25 Years Later: Revisiting The Resilient Depth of Big Head Todd and the Monsters’ ‘Beautiful World’

Produced and arranged by Talking Heads’ Jerry Harrison, Big Head Todd and the Monsters’ Beautiful World (released 2/11/97) sounds as polished and potent a quarter-century after its release as it did upon its original issue. More importantly, the benefit of hindsight reveals how this fifth studio album of the Colorado band planted the seeds of their alter ego in song, ‘The Big Head Blues Club.’

The cover of blues icon John Lee Hooker’s “Boom Boom” packs even more of a wallop because it features its author on vocals. His participation not enhances the legitimacy of BHTM’s intentions, but also escalates the abandon of its execution. In addition,  this cut, positioned near the LP’s end, also supplies a balance to the decidedly more pop-oriented “Resignation Superman” that opens the album: cryptic as the song’s lyrics may be, the pithy, powerful performance elevates the commercial slant of the arrangement, thereby bolstering the credibility of the band.

The Zeppelin-esque riff-rocker immediately following, “Caroline,” clearly illustrates how Big Head and company maintain a balance of muscle and finesse. Todd sings with sly phrasing that offsets  how hungrily bassist Rob Squires and drummer Brian Nevin dig in to the mammoth groove:  the rhythm section never turns heavy-handed. Their combined touch thus corresponds to the frontman/guitarist/vocalist’s patient and precise fingering on the fretboard of his instrument during tracks like “Crazy Mary” and the ever-so-slightly funky, reggae-inflected “Please Don’t Tell Her:”.

“If You Can’t Slow Down” is built on even more overt Jamaican influences than that latter cut. As such, it’s further evidence BHTM—and in particular Todd Park Mohr the songwriter–can modify their style without compromise or dilution of their roots. Little wonder a musician so highly regarded as Bernie Worrell, formerly of P-Funk, would deign to play keyboards on a number of selections here, including the album’s title track. Both Harrison and Corey Mauser also add organ and piano elsewhere, but such additions on the tranquilizing closer, “These Days Without You,” retain the streamlined clarity of the core trio appearing on “Tower.” All the details of the arrangements and musicianship for Beautiful World are readily discernible in the expert mix of Tom Lord-Alge.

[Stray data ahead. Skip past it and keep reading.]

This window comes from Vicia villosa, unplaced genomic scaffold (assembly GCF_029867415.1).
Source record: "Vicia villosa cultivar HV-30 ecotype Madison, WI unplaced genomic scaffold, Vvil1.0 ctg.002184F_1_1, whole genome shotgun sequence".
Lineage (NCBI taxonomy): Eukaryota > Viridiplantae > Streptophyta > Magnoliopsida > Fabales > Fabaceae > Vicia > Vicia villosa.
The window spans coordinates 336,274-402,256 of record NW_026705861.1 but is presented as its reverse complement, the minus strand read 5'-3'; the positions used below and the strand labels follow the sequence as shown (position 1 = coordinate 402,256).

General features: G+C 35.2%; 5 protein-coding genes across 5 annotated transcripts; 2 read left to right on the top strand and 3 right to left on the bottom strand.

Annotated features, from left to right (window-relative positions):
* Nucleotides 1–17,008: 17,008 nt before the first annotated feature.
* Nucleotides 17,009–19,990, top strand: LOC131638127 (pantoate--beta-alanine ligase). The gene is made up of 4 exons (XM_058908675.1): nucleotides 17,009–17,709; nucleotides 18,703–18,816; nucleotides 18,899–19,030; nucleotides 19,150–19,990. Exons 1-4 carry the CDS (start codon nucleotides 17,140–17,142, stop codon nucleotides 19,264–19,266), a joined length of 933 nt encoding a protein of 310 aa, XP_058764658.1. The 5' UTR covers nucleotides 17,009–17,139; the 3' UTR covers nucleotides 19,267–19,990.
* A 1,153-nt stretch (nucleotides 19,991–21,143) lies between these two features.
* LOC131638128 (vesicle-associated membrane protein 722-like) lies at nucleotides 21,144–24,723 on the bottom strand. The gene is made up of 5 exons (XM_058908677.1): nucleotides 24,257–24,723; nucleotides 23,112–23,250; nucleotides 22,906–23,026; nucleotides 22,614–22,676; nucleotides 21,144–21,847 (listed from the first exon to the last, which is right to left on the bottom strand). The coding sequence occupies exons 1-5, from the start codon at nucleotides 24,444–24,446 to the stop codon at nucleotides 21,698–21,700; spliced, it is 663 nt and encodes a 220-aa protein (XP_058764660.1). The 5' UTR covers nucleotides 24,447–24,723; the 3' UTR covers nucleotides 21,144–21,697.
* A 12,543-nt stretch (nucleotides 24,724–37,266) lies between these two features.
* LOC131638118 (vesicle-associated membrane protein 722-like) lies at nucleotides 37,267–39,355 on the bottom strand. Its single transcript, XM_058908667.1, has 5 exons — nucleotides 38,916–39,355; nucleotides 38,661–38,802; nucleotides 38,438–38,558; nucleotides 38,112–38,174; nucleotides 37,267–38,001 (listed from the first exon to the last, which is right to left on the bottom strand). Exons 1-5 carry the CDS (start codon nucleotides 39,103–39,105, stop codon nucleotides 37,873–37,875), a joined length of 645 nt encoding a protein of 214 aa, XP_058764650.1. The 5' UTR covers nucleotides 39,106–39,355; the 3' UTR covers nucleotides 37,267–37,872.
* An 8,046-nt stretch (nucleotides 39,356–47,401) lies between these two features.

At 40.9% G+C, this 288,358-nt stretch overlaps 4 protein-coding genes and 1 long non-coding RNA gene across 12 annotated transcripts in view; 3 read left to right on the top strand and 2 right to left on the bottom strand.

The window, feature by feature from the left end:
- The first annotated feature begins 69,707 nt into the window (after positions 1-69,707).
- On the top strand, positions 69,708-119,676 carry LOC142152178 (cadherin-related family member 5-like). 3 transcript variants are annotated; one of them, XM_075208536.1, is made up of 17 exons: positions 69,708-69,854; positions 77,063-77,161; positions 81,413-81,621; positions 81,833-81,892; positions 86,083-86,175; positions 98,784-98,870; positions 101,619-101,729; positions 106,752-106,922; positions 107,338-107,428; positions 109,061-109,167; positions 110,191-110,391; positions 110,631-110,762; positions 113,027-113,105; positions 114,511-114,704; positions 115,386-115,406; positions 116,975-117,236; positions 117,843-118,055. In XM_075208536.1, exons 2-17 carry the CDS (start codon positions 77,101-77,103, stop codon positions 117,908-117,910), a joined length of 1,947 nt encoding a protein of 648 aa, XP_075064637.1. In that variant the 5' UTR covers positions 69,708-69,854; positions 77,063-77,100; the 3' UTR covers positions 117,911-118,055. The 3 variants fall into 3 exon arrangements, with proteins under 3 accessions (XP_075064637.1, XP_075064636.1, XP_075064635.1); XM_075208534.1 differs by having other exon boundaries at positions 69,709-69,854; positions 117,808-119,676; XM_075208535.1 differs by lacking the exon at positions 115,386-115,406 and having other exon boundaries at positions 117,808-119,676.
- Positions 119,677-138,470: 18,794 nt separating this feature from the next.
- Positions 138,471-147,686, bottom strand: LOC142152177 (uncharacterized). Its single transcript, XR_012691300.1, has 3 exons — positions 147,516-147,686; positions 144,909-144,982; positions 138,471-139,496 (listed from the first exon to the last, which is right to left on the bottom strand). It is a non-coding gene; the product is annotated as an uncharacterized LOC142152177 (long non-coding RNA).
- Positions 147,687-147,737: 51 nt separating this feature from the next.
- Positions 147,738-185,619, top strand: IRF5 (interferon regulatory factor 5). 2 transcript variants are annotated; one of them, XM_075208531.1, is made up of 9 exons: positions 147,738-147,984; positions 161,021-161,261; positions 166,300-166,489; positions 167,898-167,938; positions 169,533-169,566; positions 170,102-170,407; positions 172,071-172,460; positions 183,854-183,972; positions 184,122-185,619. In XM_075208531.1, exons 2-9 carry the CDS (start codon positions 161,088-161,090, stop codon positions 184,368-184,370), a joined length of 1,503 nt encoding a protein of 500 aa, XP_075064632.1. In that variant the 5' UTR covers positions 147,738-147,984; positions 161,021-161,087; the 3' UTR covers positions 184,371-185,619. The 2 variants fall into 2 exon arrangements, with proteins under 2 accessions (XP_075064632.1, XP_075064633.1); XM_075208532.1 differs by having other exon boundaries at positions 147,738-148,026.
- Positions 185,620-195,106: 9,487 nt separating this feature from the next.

Foreshadowing 2011’s 100 Years of Robert Johnson and, five years later, Way Down Inside: Songs of Willie Dixon, Todd and the Monsters gleefully smashes their way through the late boogie master’s tune right alongside him. In so doing, the threesome fortifies its identity in much the same way they always had with signature tunes of their own such as “Bittersweet.” But then, this group has also been supremely self-aware when it comes to its roots: they covered Eric Clapton’s “Forever Man” on 2004’s Live at the Fillmore with equal parts fervency and reverence.

Neither innovative nor genre-bending before, during or after the platinum success of Sister Sweetly, the group’s third album (and major-label debut), Big Head Todd and the Monsters have nevertheless remained quite proud of themselves in whatever configuration they appeared (including expansion to a foursome with the addition of keyboardist/lap steel player Jeremy Lawton in 2004). With the retrospect of twenty-five years, it is that fundamental self-confidence that so fully permeates Beautiful World and lends the record its resilient depth.

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2 Responses

  1. Well-written piece…I agree with what I sense you are inferring outside of your words. To me there is both simplicity and layered mastery in Todd’s lyrics, voice and guitar.

    1. Appreciate your compliment, not to mention your reading. Todd is not complacent in his comfort zone (and the Monsters aren’t either).

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